I’ve been sick recently, which has caused me to miss work and miss social events that I really wanted to attend in order to respect my body’s need to rest in order to heal. Listening to my body’s needs and taking care of myself when I need to do so is generally not one of my strengths, but this time I listened to my body’s needs early in the process and likely avoided what would have been greater illness if I had continued to soldier ahead. I believe that one thing that helped me to do better at listening this time is that I have been surrounded by messages recently about how important this is—not just for our physical health but also for our overall well-being and productivity.
Havi Brooks of The Fluent Self recently talked about the importance of listening to the needs of one’s body and acting on them in her post The unhosile takeover. As she points out, it is very easy to think that we know what our body needs when, in reality, we are not listening at all. We get so caught up in our plans and agendas that we push ourselves to do more than our body may be equipped for at any given time. One of the things I loved about Havi’s approach to this is her emphasis on cultivating practices, like yoga, that will help her stay more in touch with her body’s needs while at the same time finding ways to objectively assess the messages she’s getting to ensure that they are really from her body and not just her mental projections of what she thinks her body might say.
I also like the approach that Gretchen Rubin of The Happiness Project talks about in her post called Treat Yourself Like a Toddler. Although she is specifically talking in terms of finding ways to honor her needs while traveling, I think her suggestion can apply to everyday life as well. She points out that we don’t hesitate to consider and plan ahead for the needs of toddlers when we travel with them. We plan around their sleep times and nap requirements. We consider their food needs and make sure we bring along toys to keep them occupied. But how seldom do we give ourselves the same kind of consideration! It may be helpful to think of ourselves in the third person, as she demonstrates with her examples of “Gretchen needs …” in order to be at her best. But it also requires us to get to know ourselves well enough to know what our limitations are for us to be the best self we can be.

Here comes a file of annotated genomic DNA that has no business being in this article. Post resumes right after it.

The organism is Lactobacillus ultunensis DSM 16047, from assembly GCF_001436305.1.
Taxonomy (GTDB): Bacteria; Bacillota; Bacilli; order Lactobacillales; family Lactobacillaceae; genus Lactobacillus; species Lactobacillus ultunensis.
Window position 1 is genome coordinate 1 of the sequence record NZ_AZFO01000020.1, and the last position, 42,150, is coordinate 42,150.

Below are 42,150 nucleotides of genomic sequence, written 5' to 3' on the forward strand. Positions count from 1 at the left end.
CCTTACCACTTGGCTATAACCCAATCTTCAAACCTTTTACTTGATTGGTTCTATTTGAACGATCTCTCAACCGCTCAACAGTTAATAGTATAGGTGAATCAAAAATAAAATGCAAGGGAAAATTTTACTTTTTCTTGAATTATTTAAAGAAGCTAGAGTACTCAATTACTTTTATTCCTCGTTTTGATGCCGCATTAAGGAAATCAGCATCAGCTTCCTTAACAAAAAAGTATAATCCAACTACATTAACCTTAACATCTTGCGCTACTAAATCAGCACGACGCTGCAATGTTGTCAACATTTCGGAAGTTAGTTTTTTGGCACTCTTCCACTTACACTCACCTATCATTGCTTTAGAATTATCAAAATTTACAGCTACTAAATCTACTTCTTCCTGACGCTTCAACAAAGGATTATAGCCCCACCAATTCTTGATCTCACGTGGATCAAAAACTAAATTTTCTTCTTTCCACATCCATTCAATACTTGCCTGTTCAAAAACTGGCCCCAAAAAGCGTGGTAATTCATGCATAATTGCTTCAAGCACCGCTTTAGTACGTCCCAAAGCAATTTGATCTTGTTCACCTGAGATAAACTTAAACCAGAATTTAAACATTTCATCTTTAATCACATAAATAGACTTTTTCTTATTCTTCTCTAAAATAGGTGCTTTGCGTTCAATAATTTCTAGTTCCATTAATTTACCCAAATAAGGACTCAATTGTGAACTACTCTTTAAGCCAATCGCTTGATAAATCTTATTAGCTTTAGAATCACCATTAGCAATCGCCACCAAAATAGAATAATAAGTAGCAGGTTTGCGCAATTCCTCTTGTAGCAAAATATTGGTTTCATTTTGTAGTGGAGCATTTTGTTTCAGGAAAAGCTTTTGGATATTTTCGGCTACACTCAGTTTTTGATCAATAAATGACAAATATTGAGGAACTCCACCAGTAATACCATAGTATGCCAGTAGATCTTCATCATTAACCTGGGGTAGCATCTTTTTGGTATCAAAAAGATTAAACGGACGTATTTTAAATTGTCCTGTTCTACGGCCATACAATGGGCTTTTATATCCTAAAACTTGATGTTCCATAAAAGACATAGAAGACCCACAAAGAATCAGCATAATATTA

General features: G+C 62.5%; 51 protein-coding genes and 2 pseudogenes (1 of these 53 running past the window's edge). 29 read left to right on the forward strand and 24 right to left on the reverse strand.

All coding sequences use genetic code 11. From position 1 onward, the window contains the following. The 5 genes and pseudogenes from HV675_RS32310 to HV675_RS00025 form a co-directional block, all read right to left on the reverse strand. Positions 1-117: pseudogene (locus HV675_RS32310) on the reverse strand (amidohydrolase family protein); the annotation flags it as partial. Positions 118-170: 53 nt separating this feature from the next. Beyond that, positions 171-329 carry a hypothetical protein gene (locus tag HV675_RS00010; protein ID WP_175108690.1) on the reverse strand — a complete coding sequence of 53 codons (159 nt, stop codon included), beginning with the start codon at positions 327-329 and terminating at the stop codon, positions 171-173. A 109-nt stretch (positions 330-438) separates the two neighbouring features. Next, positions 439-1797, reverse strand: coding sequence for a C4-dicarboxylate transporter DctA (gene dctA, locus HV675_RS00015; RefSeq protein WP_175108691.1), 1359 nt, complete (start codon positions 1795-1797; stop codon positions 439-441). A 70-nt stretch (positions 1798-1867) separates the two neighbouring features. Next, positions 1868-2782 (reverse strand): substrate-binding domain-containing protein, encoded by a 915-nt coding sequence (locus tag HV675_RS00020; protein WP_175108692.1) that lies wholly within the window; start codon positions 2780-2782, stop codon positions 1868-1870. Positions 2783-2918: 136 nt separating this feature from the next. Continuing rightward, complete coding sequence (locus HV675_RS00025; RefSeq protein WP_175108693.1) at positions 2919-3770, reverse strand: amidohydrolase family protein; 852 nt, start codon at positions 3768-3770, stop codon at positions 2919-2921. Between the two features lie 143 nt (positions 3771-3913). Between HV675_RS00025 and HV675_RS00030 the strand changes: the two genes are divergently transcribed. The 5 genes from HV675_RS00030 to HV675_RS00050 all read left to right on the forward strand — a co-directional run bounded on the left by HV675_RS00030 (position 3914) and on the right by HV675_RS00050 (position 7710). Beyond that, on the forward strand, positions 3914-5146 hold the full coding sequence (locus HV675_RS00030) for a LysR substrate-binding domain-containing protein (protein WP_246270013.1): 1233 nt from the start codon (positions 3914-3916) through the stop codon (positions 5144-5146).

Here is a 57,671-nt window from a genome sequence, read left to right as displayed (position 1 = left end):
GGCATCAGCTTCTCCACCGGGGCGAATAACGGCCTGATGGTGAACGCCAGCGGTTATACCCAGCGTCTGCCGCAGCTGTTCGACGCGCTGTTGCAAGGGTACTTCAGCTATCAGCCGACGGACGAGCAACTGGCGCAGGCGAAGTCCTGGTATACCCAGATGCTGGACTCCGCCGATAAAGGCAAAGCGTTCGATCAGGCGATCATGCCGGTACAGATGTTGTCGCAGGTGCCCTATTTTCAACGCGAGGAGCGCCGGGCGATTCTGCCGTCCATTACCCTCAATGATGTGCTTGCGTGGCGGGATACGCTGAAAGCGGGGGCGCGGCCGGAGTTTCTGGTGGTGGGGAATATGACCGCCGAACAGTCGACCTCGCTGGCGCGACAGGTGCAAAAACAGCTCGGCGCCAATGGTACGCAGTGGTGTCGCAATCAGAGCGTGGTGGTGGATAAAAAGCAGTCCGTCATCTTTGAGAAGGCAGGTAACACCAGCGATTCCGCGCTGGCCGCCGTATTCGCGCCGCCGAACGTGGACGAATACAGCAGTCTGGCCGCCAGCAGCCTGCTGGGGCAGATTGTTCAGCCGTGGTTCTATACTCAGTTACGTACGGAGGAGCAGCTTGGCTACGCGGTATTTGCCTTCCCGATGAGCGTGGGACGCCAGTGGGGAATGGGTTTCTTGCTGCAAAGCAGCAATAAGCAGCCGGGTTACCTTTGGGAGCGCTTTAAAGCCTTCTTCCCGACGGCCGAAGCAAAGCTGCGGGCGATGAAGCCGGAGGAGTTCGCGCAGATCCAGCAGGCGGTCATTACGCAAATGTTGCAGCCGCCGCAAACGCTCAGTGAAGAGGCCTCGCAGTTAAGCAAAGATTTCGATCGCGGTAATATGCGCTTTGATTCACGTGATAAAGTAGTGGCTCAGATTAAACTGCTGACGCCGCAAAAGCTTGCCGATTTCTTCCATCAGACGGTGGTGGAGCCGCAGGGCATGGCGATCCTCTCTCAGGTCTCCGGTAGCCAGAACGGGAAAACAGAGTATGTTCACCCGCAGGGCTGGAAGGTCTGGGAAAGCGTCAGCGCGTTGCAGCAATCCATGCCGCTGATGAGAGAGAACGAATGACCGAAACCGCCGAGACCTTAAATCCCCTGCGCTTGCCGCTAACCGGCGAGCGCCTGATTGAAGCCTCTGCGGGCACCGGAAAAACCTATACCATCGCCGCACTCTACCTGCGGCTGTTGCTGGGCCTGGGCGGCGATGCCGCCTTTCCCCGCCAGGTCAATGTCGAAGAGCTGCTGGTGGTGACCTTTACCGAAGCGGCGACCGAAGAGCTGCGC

Oriah Mountain Dreamer recently discussed this topic in a post entitled Beneath Denial, in which she explores one item of much needed self-care that she has been in denial about for a long time. This self-care is something that places limitations on her ability to do some other things that she really enjoys, but her denial of this need has caused her much suffering when she violates it. She talks about coming to the place of recognizing that the limitations that this places on her are less onerous that dealing with the consequences of not treating herself the way that she needs to. Her honesty about this struggle and the challenges it creates for her is humbling.
All three of these bloggers point to the fact that the first step in being able to honor the needs of our bodies is to know what our own personal needs and limitations are. Each of us is unique, but we tend to think that we should treat ourselves in the same way that the people around us treat themselves. We start to see things like never getting enough sleep as “normal” and “just the way things are” when we see others around us getting by on little sleep too. I like Havi’s idea of creating a Book of Me where I record my unique needs and limitations as I discover them. This not only makes it a conscious practice, but it can also serve as a reminder over time of the needs I have discovered so that I can be more intentional about honoring them even (or maybe especially) when I get pressure from others to do otherwise.